The case for life after death consists in empirical (observable) and nonempirical (theoretical) arguments. The empirical arguments are two: near-death experiences (NDEs) and the resurrection of Jesus. A sufficient body of evidence exists for the view that people have died, left their bodies, had various experiences, and returned to their bodies. Attempts to explain NDEs as natural phenomena fail in those cases where the disembodied person gained knowledge about things miles away (e.g., conversations of family members). One must be cautious about theological interpretations of NDEs, but their reality is well established. Some argue that, even if true, NDEs provide evidence only for temporary existence beyond death. Strictly speaking, this is correct. However, if biological death does not bring the cessation of consciousness, it is hard to see what could do so after death.
Jesus' resurrection is defended in other articles in this Bible. Suffice it to say here that if Jesus rose from the dead, this qualifies Him to speak about life after death because His resurrection provides evidence that He was the Son of God and means that He returned from the afterlife and told us about it.
The nonempirical arguments divide into theistic-dependent and theistic-independent ones. The former assume the existence of God and from that fact argue for immortality. If God is who He says He is, the case is proven beyond reasonable doubt. Three such theistic-dependent arguments are especially important.
The first is two-pronged and argues from the image and love of God. Given that humans have tremendous value as image bearers and God is a preserver of tremendously high value, then God is a preserver of persons. Moreover, given that God loves His image bearers and has a project of bringing them to full maturity and fellowship with Him, God will sustain humans to continue this love affair and His important project on their behalf.
The second argument, based on divine justice, asserts that in this life goods and evils are not evenly distributed. A just God must balance the scales in another life, and an afterlife is thus required.
Finally, there is the argument from biblical revelation. It can be established that the Bible is the truthful Word of God, and it affirms life after death. For this to be an argument, rational considerations must be marshaled on behalf of the Bible's divine status.
Two nontheistic dependent arguments exist for immortality. The first is a three part argument from desire: (1) The desire for life after death is a natural desire. (2) Every natural desire corresponds to some real state of affairs that can fulfill it. (3) Therefore, the desire for life after death corresponds to some real state of affairs-namely life after death-that fulfills it.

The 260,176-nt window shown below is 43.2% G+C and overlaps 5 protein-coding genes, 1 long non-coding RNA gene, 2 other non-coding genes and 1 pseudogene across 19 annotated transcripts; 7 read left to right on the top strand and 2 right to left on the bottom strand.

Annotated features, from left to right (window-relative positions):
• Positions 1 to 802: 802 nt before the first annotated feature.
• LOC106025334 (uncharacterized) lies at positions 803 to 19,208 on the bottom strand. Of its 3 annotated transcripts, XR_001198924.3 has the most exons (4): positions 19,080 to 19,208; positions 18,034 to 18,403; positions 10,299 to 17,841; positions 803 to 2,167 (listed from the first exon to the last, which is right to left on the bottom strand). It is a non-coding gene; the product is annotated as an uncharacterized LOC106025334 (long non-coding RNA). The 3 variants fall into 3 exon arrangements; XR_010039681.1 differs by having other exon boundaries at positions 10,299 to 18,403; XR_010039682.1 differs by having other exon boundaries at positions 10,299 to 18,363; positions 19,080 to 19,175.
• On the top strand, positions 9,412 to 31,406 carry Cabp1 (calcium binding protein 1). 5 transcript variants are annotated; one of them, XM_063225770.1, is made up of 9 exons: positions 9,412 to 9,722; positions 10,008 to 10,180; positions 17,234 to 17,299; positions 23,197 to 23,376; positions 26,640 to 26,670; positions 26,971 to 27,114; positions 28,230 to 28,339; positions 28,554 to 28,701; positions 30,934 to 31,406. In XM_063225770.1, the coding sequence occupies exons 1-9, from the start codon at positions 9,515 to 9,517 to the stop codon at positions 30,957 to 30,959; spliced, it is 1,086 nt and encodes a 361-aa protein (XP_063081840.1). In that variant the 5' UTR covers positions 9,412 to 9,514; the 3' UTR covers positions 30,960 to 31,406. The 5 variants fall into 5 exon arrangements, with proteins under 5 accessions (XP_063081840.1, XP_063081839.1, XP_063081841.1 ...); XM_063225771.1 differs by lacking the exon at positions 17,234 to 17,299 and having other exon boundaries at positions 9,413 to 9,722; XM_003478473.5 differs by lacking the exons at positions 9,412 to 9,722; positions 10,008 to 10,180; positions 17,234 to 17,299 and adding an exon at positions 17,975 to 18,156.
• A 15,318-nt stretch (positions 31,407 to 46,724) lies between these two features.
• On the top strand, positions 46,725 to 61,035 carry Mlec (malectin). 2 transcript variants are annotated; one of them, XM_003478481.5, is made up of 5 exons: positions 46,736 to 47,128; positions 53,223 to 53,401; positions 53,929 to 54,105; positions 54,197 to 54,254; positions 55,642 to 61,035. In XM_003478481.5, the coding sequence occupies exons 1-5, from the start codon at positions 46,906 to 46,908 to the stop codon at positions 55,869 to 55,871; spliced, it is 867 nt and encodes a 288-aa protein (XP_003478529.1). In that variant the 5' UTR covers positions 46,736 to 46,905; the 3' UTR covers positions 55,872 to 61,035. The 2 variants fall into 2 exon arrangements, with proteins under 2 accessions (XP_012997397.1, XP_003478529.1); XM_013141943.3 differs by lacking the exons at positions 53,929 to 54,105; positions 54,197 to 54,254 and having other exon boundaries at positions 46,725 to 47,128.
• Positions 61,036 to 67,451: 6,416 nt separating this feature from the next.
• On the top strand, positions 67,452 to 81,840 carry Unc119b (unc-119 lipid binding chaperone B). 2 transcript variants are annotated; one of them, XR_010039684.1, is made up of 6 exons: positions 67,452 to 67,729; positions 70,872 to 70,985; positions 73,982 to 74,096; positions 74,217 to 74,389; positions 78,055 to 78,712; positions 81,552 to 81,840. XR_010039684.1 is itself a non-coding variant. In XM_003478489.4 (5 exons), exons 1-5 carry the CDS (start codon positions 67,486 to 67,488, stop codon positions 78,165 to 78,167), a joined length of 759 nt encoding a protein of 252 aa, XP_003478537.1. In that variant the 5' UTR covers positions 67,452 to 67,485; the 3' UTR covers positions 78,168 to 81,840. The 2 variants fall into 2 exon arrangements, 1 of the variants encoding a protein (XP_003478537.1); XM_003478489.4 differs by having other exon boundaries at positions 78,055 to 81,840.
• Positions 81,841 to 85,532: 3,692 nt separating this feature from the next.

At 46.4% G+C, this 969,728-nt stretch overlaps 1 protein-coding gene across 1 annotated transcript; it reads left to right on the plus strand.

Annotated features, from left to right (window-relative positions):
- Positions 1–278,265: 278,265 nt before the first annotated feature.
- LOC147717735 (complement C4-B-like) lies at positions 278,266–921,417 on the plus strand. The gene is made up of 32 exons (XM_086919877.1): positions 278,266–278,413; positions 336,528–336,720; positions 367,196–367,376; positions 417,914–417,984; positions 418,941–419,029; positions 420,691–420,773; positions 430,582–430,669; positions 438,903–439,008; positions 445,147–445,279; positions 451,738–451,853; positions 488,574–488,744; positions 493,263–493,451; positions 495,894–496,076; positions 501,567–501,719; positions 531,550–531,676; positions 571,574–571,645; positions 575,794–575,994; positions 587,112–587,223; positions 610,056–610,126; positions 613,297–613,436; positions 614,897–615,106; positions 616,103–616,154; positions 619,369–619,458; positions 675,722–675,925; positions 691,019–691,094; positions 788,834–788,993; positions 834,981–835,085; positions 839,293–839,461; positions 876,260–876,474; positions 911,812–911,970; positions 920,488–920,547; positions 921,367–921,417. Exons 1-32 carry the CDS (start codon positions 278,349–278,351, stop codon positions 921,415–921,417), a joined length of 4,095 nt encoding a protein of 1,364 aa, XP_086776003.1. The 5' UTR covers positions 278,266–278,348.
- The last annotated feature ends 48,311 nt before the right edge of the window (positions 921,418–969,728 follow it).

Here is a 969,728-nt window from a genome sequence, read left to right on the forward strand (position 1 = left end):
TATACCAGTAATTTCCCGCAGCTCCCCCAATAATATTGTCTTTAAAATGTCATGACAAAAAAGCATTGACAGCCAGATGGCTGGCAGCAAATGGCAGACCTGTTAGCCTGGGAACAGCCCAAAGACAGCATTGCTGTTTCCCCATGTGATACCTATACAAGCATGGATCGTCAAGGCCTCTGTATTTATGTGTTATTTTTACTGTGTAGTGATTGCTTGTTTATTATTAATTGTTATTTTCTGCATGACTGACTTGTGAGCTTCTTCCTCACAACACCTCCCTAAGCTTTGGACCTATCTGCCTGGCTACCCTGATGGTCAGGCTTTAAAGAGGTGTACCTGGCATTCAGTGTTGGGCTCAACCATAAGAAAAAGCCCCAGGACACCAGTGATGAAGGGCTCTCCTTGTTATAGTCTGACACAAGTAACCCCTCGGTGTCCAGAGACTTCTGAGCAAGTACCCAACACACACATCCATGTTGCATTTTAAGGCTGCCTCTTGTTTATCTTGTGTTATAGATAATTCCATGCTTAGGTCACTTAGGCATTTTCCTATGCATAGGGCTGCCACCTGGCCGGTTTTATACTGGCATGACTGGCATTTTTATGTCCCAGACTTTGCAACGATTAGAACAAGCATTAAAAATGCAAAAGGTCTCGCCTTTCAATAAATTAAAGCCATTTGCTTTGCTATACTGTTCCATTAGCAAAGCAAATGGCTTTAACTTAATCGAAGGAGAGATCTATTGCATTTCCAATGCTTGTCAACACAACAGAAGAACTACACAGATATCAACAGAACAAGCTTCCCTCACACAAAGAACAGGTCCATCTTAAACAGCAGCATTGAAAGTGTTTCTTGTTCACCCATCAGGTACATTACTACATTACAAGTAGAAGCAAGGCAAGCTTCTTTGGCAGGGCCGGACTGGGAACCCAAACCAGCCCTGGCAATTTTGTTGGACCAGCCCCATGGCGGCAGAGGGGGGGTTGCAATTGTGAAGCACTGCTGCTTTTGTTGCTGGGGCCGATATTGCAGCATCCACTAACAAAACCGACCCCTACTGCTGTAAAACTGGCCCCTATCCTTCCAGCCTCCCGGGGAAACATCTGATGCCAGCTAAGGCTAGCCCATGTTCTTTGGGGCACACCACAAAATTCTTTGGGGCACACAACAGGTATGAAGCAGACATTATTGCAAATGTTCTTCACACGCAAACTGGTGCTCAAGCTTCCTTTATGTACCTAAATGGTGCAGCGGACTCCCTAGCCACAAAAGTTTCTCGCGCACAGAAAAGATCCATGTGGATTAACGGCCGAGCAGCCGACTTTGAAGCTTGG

Critics claim that the desire for immortality is nothing but an expression of ethical egoism. People do not universally desire it, and even when they do, it is a learned, not a natural, desire. Further, even if it is a natural desire, sometimes such desires are frustrated. Thus the desire argument is not necessarily a strong argument, but nonetheless it does have some merit.
The second argument claims that consciousness and the self are immaterial, not physical, and this supports belief in life after death in two ways: (1) It makes disembodied existence and personal identity in the afterlife intelligible. (2) It provides evidence for the existence of God. This, in turn, provides grounds for reintroducing the theistic-dependent arguments for life after death.
The argument for consciousness being nonphysical involves the claim that once one gets an accurate description of consciousness-sensations, emotions, thoughts, beliefs - it becomes clear that it is not physical. Conscious states are characterized by their inner, private, qualitative feel made known by introspection. Since physical states lack these features, consciousness is not physical.
The case for an immaterial self is rooted in the claim that in first-person introspection we are aware of our own egos as immaterial centers of consciousness. This awareness grounds intuitions that when one has an arm cut off, has a portion of one's brain removed, or gains or loses memories and personality traits, one does not become a partial person or a different person altogether.
While these two arguments provide some grounds for belief in an afterlife, they are far from conclusive. At the end of the day, the justification of belief in life after death is largely theistic dependent.
Extracted from the Apologetics Study Bible.